The 1080p video presentation on this set is strikingly amazing. Yes, the appearance has its drawbacks – some of the effects look downright silly, especially in crystal-clear HD – but for the most part this is a splendid looking Blu-ray.

Detail, when it isn't created by CGI, looks great. Whenever Nick has to go out into the moss-covered forests of the Pacific Northwest, the picture brims with detail. The lush greenery of Oregon is where the show really shines. As Nick and his partner walk through the forests it's easy to see all of the individual leaves, branches, and even clumps of moss growing on branches and tree trunks. Detail looks good even when they aren't in the forests. The dark, rich greens give way to earth-tone neighborhoods, white, gray and brown homes dominate the view as they are usually set against the luxurious green of the surrounding villages. Right from the opening episode you can tell that this show was meant to be seen in HD. A girl leaves her dorm in a bright red sweatshirt, and runs through an overgrown forest pathway. Her red sweatshirt contrasts perfectly with the green behind her creating a stellar visual. There's a lot of red here as the show is quite gory. Crimson blood is a common occurrence and it usually stands out against the dominate earthiness of the color palette.

Blacks are nice and deep, creating crisp shadows which reveal just as much detail in the night as they do in the day. Close-ups feature pores, facial hair, wrinkles, lip lines, and just about every other facial feature you can think of. The only real negative to the whole presentation is how hokey some of the visual effects appear. The high-def treatment isn't really doing them any favors. Although, if you saw the show in an HD broadcast you know what to expect anyway.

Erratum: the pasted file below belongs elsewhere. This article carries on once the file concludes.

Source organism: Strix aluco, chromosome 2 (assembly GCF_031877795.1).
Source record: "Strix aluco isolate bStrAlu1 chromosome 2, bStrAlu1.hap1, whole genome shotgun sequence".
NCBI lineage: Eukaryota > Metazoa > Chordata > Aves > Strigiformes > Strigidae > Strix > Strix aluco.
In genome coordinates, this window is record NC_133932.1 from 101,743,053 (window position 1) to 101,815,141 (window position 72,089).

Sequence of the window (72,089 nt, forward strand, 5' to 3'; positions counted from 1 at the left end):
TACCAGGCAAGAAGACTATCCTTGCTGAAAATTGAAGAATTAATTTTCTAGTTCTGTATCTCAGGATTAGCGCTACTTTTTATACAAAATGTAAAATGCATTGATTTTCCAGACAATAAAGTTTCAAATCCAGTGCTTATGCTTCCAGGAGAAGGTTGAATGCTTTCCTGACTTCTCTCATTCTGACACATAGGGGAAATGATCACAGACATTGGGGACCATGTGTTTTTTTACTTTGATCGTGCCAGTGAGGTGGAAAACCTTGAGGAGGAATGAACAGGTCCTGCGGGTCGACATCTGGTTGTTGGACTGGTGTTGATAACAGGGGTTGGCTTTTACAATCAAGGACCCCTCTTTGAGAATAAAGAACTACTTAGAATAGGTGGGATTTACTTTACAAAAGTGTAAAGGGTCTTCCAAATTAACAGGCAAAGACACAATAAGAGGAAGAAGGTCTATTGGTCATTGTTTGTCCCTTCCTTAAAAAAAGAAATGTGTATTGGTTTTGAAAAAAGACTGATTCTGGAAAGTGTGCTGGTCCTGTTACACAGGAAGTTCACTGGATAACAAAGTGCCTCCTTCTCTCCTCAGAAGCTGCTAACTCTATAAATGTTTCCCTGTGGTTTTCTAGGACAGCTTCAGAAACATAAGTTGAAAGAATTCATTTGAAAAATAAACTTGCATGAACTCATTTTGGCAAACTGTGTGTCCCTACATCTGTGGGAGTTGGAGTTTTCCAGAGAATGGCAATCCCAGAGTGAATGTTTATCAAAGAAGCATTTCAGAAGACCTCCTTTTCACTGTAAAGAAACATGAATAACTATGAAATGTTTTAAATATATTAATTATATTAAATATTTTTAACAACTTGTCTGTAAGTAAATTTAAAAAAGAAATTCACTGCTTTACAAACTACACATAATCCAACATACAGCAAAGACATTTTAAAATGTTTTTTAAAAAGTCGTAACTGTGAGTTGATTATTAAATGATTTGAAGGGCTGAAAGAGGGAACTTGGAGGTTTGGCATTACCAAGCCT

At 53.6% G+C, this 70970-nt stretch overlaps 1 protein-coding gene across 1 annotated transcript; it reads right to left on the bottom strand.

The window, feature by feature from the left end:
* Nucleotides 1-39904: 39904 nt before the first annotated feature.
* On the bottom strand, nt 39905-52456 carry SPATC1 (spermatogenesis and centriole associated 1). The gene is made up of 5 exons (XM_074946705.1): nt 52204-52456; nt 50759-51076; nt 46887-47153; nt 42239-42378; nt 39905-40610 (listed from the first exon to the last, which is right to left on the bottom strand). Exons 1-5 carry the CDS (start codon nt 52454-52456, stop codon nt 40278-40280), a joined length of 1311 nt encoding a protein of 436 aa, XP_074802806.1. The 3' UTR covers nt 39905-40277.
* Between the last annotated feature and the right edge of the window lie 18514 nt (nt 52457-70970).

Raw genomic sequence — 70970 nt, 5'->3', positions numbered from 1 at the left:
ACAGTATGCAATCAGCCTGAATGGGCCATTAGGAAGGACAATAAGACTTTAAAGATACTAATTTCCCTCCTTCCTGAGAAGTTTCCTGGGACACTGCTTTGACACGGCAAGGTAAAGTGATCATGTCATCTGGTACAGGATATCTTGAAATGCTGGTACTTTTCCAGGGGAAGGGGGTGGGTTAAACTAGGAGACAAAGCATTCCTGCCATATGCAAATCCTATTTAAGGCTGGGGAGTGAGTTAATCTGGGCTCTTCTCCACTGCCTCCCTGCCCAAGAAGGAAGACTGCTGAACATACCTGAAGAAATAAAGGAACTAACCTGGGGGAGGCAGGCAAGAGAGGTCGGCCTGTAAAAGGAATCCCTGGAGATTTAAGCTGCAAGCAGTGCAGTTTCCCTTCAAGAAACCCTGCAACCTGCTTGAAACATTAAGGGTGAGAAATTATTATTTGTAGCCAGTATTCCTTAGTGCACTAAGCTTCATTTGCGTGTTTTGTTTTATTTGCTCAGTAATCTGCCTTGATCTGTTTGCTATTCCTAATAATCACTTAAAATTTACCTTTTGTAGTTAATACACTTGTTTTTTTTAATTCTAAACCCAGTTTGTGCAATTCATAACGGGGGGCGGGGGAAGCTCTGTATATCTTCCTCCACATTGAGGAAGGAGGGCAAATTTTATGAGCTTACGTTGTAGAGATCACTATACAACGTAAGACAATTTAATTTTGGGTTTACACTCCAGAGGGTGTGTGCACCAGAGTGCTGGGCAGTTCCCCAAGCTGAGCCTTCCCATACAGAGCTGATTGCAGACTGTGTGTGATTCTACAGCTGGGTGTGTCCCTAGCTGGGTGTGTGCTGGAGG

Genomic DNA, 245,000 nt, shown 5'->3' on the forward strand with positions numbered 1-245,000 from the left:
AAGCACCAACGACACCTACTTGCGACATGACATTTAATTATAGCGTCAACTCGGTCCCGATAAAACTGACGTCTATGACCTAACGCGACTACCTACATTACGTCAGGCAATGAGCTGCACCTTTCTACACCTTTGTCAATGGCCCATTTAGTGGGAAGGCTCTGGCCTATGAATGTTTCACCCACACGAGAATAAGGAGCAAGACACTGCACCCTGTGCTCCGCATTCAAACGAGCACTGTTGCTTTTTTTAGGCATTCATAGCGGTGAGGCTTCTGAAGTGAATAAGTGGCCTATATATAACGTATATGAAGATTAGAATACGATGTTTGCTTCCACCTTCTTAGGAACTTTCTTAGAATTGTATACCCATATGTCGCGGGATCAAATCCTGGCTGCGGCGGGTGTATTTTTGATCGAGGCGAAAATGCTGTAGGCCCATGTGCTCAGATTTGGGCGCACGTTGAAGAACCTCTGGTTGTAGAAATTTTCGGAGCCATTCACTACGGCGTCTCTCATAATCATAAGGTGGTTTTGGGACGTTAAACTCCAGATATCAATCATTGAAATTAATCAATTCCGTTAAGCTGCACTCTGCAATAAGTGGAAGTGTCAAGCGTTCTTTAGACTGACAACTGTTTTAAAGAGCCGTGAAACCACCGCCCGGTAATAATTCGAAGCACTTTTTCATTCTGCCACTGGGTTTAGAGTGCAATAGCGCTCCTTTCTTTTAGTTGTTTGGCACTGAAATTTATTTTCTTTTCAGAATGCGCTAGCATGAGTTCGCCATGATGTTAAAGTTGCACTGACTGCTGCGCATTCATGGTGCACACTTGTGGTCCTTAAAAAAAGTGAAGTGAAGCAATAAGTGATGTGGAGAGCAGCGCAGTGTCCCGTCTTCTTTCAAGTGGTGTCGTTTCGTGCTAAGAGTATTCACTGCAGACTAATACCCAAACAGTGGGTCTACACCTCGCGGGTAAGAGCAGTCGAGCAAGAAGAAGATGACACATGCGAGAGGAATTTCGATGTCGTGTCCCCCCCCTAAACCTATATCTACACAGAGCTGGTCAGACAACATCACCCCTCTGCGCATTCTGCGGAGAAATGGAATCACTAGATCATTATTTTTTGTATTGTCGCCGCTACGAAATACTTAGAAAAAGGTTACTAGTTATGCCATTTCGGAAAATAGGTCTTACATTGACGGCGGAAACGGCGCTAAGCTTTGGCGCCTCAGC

Audio Review


'Grimm' has been given a DTS-HD Master Audio 5.1 track that does a good job at creating the spooky atmosphere the show's going for. It sounds much better than the audio that was used for the series' broadcasts. Giving a much more well-rounded, atmospheric surround presentation that keeps the listener engaged in what's happening on screen.

I really like the rear channels here. There was a lot of ambient sound there, whether it was crickets chirping in the forest, voices at a busy restaurant, or the quick movements of something unseen running back and forth out of view. The rear channels pick up the show's excitement and add to the enjoyment. Placing you in the middle of the paranormal action.

Dialogue is clearly delivered through the front and center speakers. The front speakers offer a place for voices that are just off screen giving the series a good sense of directionality. LFE is constantly engaged whether it be for the roars of a hungry blutbad, or the fiery explosion of a car in a parking lot. While there aren't a whole lot of room- rumbling moments, 'Grimm' needs some nice deep bass, and it's provided here. I didn't notice any anomalies with the way the show sounds. Overall, fans should be mighty pleased with the way the show sounds on Blu-ray.

Special Features

  • Deleted Scenes (HD) – These are spread across the five discs. There are deleted scenes included for 13 of the 22 episodes. It's easy to see why most of them were cut, most likely to get down to a brisk 45- minute runtime per episode.

Disc 5

  • Gag Reel (HD, 3 min.) – Messed up lines and the actors laughing at them. Your standard gag reel.
  • The World of 'Grimm' (HD, 10 min.) – This is a far-too-short behind-the-scenes discussion on the show. Since it isn't really long enough to cover the show in much depth it comes across as promotional fluff.
  • 'Grimm': Making the Monsters (HD, 6 min.) – A look at the monster make-up that was used for the show.
  • Audition Tapes (SD, 11 min.) – Audition tapes are included for five of the show's principle actors: David Giuntoli (Nick), Bitsie Tulloch (Juliette), Silas Weir Mitchell (Monroe), Russell Hornsby (Hank), and Reggie Lee (Sgt. Wu).
  • VFX Progressions (HD, 2 min.) – A quick look at the CGI included in the show, but I almost wish they wouldn't have included a segment featuring the show's rather subpar VFX in the first place.
  • Highlight Reels (HD, 6 min.) – Three short highlight reels made up of a bunch of different clips from the show: "Scares," "Morphs," and "The Language of 'Grimm.'"

This show really grows on you, but it takes about six episodes. It's pretty fun once it gets going and finds its groove. It's an amusing way to spend a few hours. I just wish the show's effects could be better since, at times, it relies so heavily on them. Still you're getting a great looking and nice sounding set here. Even if you're not a huge fan yet, this is definitely worth checking out. Recommended.